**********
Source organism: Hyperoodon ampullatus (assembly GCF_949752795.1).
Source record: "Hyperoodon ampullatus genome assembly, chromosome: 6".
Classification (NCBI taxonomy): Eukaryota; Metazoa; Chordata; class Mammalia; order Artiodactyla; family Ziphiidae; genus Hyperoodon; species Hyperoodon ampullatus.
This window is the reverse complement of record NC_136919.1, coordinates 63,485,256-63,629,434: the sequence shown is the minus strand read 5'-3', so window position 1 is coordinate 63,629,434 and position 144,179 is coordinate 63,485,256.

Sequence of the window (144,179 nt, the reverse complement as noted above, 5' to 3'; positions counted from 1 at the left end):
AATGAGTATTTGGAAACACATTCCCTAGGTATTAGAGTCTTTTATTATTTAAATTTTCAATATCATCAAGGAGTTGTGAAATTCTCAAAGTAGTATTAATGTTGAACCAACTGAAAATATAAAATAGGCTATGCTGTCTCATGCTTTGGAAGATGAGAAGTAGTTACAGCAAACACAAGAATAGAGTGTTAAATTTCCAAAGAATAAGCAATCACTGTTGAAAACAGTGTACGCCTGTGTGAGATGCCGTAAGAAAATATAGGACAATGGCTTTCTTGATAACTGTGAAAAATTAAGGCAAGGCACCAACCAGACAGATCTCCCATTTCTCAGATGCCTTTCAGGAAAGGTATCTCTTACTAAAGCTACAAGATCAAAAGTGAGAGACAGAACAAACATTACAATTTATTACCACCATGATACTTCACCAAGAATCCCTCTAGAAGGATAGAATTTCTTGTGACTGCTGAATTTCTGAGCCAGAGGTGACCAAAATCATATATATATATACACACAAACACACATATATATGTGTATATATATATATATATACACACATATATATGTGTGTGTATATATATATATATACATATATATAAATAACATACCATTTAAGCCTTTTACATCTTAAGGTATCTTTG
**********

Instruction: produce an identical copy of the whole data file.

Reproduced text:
Source organism: Hyperoodon ampullatus (assembly GCF_949752795.1).
Source record: "Hyperoodon ampullatus genome assembly, chromosome: 6".
Classification (NCBI taxonomy): Eukaryota; Metazoa; Chordata; class Mammalia; order Artiodactyla; family Ziphiidae; genus Hyperoodon; species Hyperoodon ampullatus.
This window is the reverse complement of record NC_136919.1, coordinates 63,485,256-63,629,434: the sequence shown is the minus strand read 5'-3', so window position 1 is coordinate 63,629,434 and position 144,179 is coordinate 63,485,256.

Sequence of the window (144,179 nt, the reverse complement as noted above, 5' to 3'; positions counted from 1 at the left end):
AATGAGTATTTGGAAACACATTCCCTAGGTATTAGAGTCTTTTATTATTTAAATTTTCAATATCATCAAGGAGTTGTGAAATTCTCAAAGTAGTATTAATGTTGAACCAACTGAAAATATAAAATAGGCTATGCTGTCTCATGCTTTGGAAGATGAGAAGTAGTTACAGCAAACACAAGAATAGAGTGTTAAATTTCCAAAGAATAAGCAATCACTGTTGAAAACAGTGTACGCCTGTGTGAGATGCCGTAAGAAAATATAGGACAATGGCTTTCTTGATAACTGTGAAAAATTAAGGCAAGGCACCAACCAGACAGATCTCCCATTTCTCAGATGCCTTTCAGGAAAGGTATCTCTTACTAAAGCTACAAGATCAAAAGTGAGAGACAGAACAAACATTACAATTTATTACCACCATGATACTTCACCAAGAATCCCTCTAGAAGGATAGAATTTCTTGTGACTGCTGAATTTCTGAGCCAGAGGTGACCAAAATCATATATATATATACACACAAACACACATATATATGTGTATATATATATATATATACACACATATATATGTGTGTGTATATATATATATATACATATATATAAATAACATACCATTTAAGCCTTTTACATCTTAAGGTATCTTTG